What Happened to Phillip Hughes?

Phillip Hughes was an Australian Test cricketer who tragically lost his life just three days before his 26th birthday. This young cricketer had his entire life ahead of him and while he did die doing the thing he loved, the irony is that he would still be alive today if he hadn’t stepped on the crease on that fateful day in November 2014.

How it Happened

Phillip Hughes was playing in a Sheffield Shield match at the Sydney Cricket Ground on the 25th of November 2014. He was batting at the time and was actually on a score of 63 not out, edging steadily towards a century in a batch between South Australia and New South Wales.

He was then bowled a bouncer from Sean Abbott—who was also an international having made his debut for Australia a month previous—which he attempted to hook. He missed and the ball bounced up and hit him underneath this helmet, just below his ear. He collapsed.

This is the story that we all heard, but there is a little more to it than that and this death wasn’t as simple as a strong blow to the head causing a loss of conscious and death, nor did he die on the field.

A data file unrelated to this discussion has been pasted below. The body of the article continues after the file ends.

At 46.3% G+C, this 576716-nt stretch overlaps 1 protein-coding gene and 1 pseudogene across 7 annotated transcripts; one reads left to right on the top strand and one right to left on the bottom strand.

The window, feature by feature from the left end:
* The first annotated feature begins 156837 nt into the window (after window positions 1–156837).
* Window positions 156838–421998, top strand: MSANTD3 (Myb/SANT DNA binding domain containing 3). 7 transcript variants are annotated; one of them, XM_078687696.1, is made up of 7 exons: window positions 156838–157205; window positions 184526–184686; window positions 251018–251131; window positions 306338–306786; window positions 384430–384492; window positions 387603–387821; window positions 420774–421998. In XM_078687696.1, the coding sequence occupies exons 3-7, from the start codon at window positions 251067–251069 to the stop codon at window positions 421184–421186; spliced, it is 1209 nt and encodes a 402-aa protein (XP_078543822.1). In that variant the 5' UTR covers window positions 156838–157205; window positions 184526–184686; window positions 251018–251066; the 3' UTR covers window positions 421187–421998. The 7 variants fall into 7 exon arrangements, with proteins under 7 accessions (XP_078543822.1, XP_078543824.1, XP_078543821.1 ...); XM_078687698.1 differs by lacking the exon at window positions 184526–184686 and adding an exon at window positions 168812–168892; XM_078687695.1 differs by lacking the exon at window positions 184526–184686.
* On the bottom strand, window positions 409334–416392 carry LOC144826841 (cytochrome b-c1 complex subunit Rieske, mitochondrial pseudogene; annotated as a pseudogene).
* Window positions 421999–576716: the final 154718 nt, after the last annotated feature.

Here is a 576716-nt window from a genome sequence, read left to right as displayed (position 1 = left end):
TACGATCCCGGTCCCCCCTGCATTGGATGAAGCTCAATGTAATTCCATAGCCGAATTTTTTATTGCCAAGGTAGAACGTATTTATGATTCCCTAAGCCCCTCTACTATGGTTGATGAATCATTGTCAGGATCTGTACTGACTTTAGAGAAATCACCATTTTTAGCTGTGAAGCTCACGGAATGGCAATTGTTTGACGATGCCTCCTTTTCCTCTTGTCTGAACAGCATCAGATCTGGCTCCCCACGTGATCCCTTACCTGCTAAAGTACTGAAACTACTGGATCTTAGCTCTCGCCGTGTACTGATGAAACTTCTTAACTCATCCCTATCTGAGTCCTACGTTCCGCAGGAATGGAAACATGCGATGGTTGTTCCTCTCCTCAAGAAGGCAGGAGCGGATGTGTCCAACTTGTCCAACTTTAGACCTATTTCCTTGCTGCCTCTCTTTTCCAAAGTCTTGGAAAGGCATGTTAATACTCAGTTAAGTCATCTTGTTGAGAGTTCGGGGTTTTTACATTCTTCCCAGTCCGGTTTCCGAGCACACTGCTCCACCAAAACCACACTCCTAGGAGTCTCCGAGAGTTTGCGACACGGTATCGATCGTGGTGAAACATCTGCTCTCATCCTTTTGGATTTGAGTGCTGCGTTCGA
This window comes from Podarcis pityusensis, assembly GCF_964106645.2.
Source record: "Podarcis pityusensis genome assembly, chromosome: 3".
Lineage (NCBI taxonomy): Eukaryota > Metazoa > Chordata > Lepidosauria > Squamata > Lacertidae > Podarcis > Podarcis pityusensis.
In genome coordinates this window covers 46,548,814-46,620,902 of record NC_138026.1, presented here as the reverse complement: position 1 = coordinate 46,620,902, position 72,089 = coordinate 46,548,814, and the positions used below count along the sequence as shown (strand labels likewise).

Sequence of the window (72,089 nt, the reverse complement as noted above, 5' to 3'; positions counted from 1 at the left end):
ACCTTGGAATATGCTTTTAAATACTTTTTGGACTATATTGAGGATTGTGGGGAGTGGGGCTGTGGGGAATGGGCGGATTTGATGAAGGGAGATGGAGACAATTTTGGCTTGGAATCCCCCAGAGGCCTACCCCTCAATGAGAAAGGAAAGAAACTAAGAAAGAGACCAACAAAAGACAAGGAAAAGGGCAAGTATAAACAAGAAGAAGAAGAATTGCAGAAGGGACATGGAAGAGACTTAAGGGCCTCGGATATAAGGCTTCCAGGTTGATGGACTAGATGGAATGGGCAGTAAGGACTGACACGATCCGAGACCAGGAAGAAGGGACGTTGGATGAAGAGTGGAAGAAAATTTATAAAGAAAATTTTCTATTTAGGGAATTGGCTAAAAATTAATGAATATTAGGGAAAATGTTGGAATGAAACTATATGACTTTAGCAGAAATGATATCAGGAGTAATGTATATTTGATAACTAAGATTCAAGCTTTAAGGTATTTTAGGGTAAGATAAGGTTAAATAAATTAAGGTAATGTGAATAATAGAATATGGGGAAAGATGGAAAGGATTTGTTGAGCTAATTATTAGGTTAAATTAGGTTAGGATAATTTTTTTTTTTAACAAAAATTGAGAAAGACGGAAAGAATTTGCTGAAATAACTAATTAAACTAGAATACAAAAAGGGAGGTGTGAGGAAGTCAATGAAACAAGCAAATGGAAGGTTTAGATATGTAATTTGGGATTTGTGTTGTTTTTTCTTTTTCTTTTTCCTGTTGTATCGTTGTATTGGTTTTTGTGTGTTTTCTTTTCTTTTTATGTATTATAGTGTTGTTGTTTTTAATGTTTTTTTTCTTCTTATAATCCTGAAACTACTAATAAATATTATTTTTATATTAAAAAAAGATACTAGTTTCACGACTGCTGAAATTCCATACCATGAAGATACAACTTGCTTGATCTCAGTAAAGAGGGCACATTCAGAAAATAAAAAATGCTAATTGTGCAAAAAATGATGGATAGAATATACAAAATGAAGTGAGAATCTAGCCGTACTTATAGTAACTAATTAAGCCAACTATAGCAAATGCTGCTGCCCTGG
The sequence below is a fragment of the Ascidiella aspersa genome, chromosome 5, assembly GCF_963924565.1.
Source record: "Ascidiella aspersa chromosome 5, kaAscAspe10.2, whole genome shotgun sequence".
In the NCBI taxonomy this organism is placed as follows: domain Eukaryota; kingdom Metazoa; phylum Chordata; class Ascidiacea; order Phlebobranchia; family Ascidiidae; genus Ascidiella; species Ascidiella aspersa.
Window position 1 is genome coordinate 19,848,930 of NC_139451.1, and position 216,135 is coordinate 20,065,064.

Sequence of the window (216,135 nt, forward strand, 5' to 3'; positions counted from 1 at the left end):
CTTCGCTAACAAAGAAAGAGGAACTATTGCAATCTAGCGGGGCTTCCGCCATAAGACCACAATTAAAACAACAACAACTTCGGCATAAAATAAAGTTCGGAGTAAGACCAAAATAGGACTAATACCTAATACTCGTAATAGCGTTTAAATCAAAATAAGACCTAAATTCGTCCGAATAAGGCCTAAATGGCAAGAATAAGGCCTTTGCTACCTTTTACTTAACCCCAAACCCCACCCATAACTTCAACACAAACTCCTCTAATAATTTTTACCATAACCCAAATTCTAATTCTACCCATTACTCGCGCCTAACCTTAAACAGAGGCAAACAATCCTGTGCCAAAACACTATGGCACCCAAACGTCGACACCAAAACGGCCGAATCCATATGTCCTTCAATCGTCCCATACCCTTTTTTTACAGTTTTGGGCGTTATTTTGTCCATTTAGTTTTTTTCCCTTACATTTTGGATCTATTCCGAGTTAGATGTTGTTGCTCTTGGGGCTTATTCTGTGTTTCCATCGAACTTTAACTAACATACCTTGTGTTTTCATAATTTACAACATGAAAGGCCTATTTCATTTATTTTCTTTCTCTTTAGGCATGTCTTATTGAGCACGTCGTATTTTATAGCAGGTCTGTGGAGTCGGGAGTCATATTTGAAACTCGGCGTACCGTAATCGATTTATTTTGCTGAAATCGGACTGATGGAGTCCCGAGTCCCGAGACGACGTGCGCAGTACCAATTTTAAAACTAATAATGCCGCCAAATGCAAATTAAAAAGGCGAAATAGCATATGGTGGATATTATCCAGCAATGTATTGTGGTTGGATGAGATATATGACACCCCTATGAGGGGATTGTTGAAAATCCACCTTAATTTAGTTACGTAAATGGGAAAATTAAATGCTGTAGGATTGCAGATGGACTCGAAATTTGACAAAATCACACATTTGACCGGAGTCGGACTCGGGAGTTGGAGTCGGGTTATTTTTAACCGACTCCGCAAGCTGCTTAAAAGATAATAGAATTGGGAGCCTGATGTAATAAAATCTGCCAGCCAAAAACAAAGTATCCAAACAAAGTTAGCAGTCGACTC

How Phillip Hughes Died

Hughes was fully protected at the time. He was wearing a helmet and all the other proactive gear required, but this helmet didn’t cover a few areas on his head, one of which was exactly where the ball struck.

There is an artery that runs down the side of your head, just underneath the ear. Known as the vertebral artery, it runs through the neck and goes to the brain, suppling it with oxygen. When the ball hit the area where this artery can be found, the impact caused the artery to tear, meaning that oxygen supply was immediately cut short.

Known as a “Vertebral Artery Dissection” or “VAD” this condition leads to the forming of a blood clot and in Hughes’s case it lead to an Subarachnoid Hemorrhage, which is basically a form of internal bleeding.

Phillip Hughes was rushed to hospital where they immediately operated and then placed him in an induced coma. But it was too little too late for the Australian cricketer and he succumbed to his injuries two days later.

After an inquest that was filed on the 10th of October it was determined to be an unavoidable accident, occurring because of a slight misjudgement by the batsman. The other players and umpires were cleared of all fault.